Spain

Over the 1980s and 1990s, Spain developed cultural politics supporting playwriting and has promoted the work of living dramatists writing in all its four national languages. The system is built on the work of a large number of key producing venues which have developed audiences’ interest and taste in this area; education institutions, such as drama schools, offering playwriting qualifications; and professional support organisations providing the right networks for playwrights to develop their careers. Many of our experts have expressed a positive view of the culture, opportunities and support networks around playwriting throughout Spain. However, our experts say that more could be done in Spain to promote a culture of equality, diversity and inclusion in the field.

All of our respondents are confident that Spanish theatres programme contemporary plays “regularly” or at least “sometimes.” Some 89% of respondents are confident that “most” or “some” audiences and makers are interested in contemporary plays, and only 10% think that they are generally not. Our respondents’ view is that Spanish audiences and theatre-makers are as likely to be interested in contemporary plays in translation as they are in plays from other local Spanish contexts. Contemporary plays in translation are staged frequently in Spain, including in prominent settings, and Spanish audiences are used to watching theatre in translation or in foreign languages. Our respondents’ perception was that new foreign plays attract the same amount of attention among audiences and theatre-makers as new Spanish plays.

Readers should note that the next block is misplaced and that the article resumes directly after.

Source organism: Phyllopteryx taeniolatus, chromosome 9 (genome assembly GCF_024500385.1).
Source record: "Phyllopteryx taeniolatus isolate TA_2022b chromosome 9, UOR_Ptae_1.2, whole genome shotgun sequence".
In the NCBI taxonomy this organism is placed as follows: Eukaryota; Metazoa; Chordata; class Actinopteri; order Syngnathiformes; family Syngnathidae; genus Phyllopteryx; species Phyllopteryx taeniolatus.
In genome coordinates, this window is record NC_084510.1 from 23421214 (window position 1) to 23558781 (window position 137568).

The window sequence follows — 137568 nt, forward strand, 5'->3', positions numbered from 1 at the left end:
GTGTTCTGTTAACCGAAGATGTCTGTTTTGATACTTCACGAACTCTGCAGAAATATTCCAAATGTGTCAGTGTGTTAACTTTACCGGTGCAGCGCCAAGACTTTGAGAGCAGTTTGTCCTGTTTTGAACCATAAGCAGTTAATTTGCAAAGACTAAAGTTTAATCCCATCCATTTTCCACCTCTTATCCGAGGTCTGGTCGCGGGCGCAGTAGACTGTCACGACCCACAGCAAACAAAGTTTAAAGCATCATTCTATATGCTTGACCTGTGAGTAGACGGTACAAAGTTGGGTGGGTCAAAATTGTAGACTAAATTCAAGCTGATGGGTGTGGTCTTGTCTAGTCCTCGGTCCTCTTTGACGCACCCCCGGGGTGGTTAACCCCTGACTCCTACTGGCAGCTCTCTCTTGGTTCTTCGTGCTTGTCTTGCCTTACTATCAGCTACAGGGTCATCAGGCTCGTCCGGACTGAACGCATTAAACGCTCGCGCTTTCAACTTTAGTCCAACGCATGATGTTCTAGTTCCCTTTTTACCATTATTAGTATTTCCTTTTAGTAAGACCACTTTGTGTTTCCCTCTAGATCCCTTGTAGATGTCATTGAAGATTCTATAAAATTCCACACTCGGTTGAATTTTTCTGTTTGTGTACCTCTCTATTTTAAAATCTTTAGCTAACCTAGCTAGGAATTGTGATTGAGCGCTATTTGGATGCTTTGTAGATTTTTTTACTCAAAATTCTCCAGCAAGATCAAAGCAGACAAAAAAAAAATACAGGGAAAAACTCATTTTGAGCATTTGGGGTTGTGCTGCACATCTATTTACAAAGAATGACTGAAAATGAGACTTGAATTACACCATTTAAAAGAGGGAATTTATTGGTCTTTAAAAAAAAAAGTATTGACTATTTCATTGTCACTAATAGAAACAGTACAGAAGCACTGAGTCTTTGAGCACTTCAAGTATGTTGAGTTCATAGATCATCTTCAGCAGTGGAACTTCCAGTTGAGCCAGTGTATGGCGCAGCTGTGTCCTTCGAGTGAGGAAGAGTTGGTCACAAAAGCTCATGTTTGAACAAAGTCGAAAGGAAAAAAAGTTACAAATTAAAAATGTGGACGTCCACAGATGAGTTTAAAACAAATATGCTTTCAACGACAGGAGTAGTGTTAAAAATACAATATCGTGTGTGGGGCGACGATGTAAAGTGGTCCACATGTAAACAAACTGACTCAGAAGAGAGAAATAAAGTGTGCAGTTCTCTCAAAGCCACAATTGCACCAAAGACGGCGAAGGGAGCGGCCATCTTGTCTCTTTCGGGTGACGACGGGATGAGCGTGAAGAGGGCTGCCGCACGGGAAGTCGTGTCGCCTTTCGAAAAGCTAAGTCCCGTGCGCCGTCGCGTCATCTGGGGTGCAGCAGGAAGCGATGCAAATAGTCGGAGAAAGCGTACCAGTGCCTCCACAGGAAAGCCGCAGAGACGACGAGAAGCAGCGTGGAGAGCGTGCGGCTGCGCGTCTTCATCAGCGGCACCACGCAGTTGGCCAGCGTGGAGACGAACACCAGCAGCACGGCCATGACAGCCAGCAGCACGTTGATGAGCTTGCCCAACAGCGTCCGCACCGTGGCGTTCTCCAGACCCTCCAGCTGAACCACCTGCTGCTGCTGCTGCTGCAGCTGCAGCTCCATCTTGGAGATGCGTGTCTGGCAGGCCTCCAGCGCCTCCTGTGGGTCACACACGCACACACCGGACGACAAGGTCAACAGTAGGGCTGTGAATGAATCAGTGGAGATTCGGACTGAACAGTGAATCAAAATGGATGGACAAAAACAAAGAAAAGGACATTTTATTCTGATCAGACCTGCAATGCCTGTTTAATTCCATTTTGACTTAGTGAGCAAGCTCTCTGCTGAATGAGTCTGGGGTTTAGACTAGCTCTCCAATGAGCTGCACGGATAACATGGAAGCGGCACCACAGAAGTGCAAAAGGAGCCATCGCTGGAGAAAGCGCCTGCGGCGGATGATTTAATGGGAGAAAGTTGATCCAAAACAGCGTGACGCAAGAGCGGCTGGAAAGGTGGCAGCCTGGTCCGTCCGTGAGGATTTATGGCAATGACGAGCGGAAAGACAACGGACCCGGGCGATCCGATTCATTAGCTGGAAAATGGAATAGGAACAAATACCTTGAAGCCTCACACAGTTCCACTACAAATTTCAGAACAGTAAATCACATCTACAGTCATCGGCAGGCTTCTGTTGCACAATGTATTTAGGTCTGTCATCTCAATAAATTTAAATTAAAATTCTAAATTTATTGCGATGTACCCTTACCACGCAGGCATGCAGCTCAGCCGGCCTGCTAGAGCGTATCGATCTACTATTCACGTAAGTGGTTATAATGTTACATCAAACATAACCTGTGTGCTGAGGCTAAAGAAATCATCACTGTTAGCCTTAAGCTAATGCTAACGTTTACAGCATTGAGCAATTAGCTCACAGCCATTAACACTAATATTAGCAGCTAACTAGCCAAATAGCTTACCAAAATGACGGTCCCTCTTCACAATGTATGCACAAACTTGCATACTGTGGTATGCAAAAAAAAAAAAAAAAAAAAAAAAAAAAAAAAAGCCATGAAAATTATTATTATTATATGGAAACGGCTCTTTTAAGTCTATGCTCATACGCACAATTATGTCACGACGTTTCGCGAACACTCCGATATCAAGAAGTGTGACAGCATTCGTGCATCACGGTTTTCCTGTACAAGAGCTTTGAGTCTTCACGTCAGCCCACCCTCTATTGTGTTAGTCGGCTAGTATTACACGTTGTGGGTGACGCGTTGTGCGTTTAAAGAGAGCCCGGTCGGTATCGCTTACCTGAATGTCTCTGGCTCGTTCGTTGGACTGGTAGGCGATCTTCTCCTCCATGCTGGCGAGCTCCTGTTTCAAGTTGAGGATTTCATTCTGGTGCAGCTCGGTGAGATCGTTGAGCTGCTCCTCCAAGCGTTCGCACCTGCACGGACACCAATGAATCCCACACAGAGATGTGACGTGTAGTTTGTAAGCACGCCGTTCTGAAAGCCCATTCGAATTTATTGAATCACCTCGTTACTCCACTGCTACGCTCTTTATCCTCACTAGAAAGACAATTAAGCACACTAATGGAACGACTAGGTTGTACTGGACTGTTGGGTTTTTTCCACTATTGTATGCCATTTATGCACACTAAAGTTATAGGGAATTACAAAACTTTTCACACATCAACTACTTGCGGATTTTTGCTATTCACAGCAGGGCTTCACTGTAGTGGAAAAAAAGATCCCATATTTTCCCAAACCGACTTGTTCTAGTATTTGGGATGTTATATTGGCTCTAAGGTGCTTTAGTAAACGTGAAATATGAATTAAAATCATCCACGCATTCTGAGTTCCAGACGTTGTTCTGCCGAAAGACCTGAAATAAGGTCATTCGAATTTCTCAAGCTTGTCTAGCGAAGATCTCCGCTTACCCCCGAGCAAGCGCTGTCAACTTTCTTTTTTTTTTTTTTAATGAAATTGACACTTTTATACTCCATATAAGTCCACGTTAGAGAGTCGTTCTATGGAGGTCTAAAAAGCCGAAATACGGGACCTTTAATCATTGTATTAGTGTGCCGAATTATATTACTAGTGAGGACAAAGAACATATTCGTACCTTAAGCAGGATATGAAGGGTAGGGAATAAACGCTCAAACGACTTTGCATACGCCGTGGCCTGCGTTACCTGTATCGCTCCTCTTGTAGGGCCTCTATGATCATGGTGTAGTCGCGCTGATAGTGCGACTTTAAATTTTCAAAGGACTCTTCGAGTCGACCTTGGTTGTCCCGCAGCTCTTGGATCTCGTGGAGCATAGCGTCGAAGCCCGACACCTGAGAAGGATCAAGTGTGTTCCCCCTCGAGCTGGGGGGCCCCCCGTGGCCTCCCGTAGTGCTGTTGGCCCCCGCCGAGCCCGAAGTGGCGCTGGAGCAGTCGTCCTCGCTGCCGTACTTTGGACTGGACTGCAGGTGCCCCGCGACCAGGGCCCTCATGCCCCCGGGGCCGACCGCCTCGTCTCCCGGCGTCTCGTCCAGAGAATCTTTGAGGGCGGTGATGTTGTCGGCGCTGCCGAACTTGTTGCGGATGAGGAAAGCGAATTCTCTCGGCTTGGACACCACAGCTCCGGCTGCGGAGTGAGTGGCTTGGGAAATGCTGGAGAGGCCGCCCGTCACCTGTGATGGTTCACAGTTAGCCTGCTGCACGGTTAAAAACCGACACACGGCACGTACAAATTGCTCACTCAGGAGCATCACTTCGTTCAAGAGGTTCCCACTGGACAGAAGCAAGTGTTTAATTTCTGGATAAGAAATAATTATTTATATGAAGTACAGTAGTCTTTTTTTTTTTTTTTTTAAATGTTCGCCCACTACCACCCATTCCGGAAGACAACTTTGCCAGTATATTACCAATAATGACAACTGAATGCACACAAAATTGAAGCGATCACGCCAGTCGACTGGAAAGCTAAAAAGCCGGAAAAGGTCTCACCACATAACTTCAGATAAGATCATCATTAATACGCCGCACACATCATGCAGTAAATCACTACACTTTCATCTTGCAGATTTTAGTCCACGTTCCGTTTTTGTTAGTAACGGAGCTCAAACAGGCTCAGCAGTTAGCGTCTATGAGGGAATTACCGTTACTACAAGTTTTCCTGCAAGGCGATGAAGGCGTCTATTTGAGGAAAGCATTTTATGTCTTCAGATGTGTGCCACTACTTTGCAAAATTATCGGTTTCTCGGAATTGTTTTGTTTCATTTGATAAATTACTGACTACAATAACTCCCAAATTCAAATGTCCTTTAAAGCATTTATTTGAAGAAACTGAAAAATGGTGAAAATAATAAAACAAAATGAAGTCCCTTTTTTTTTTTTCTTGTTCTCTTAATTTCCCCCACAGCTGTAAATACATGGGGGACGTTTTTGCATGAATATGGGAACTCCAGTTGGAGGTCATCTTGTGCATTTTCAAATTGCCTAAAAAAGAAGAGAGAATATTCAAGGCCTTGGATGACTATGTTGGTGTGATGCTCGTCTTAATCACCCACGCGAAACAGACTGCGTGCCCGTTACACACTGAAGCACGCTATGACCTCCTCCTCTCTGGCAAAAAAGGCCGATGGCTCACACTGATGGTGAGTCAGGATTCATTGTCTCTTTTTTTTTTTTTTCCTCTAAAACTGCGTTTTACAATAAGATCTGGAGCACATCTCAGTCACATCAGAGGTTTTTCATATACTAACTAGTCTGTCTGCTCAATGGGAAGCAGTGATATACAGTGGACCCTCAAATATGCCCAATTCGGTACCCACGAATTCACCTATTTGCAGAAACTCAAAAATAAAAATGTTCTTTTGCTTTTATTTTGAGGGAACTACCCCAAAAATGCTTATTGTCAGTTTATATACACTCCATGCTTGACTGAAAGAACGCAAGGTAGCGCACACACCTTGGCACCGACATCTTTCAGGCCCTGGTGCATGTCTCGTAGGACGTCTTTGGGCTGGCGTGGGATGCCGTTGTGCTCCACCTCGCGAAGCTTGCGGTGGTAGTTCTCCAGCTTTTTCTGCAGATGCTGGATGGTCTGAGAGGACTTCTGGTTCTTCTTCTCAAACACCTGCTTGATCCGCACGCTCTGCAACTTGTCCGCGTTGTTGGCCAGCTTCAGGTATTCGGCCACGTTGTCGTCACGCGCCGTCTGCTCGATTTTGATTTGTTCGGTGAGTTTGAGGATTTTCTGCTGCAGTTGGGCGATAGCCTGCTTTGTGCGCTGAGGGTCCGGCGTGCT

1. Key Players

Barcelona and Madrid are the main centres for theatre and contemporary playwriting culture in Spain, with one expert commenting that “80% of all theatre activity in Spain is concentrated in these two cities.” In Madrid, important venues include the Centro Dramático Nacional; Teatro Español; Teatros del Canal; Teatro de la Abadía; Kamikaze Pavón; Teatro del Barrio; Nuevo Teatro Fronterizo; Nave73; Teatros Luchana; Teatro Pradillo; Teatro Galileo; Sala Cuarta Pared; and Umbral de Primavera. Barcelona is home to Sala Beckett; Teatre Nacional de Catalunya; Teatre Lliure; Antic Teatre; Tantarantana; El Maldà; Sala Flyhard; La Villarroel; Teatre Akadémia; Sala Atrium; and Sala Hiroshima.

Other important venues around the country include Sala La planeta in Girona; the Teatro Lope de Vega and Sala La Imperdible in Seville; the Teatro Romea in Murcia; the Teatro Principal in Alicante; the Teatro Colón in La Coruña; the Teatro Cuillas in Las Palmas and many more. Festivals play an important role for contemporary playwriting in Spain. The Muestra de Teatro Español de Autores Contemporáneos in Alicante focuses on contemporary dramatists, while other festivals include plays as part of a wider programming strategy: the GREC Festival (Barcelona), Temporada Alta (Girona), TNT (Terrassa), FiraTàrrega (Tàrrega) and Festival d’Otoño (Madrid).

Alba Pujol in Llengua materna Mameloschn (Original title: Muttersprache Mameloschn; English: Mother Tongue Mameloschn) by Sasha Marianna Salzmann. Trans. from German by Maria Bosom. Dir. by Thomas Sauerteig. Produced by Sala Beckett. Sala Beckett, Barcelona, May 2016. Photo: Nani Pujol © Fabulamundi
2. Systems and Practical Conventions
2.1 Funding and Income Opportunities